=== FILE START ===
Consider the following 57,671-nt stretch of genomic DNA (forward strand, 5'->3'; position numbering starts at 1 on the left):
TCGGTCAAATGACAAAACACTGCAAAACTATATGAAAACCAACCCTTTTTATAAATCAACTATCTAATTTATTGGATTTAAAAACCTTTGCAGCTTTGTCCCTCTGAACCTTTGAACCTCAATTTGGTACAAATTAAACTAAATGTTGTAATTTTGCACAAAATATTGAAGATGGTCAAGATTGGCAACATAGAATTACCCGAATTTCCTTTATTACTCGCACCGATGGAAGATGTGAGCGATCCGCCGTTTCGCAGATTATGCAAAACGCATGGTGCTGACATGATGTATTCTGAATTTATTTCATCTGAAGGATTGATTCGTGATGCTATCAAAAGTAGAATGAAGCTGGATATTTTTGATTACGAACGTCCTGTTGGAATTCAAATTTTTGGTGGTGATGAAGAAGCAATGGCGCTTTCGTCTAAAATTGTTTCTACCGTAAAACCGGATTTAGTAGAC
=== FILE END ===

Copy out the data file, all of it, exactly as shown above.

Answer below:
Consider the following 57,671-nt stretch of genomic DNA (forward strand, 5'->3'; position numbering starts at 1 on the left):
TCGGTCAAATGACAAAACACTGCAAAACTATATGAAAACCAACCCTTTTTATAAATCAACTATCTAATTTATTGGATTTAAAAACCTTTGCAGCTTTGTCCCTCTGAACCTTTGAACCTCAATTTGGTACAAATTAAACTAAATGTTGTAATTTTGCACAAAATATTGAAGATGGTCAAGATTGGCAACATAGAATTACCCGAATTTCCTTTATTACTCGCACCGATGGAAGATGTGAGCGATCCGCCGTTTCGCAGATTATGCAAAACGCATGGTGCTGACATGATGTATTCTGAATTTATTTCATCTGAAGGATTGATTCGTGATGCTATCAAAAGTAGAATGAAGCTGGATATTTTTGATTACGAACGTCCTGTTGGAATTCAAATTTTTGGTGGTGATGAAGAAGCAATGGCGCTTTCGTCTAAAATTGTTTCTACCGTAAAACCGGATTTAGTAGAC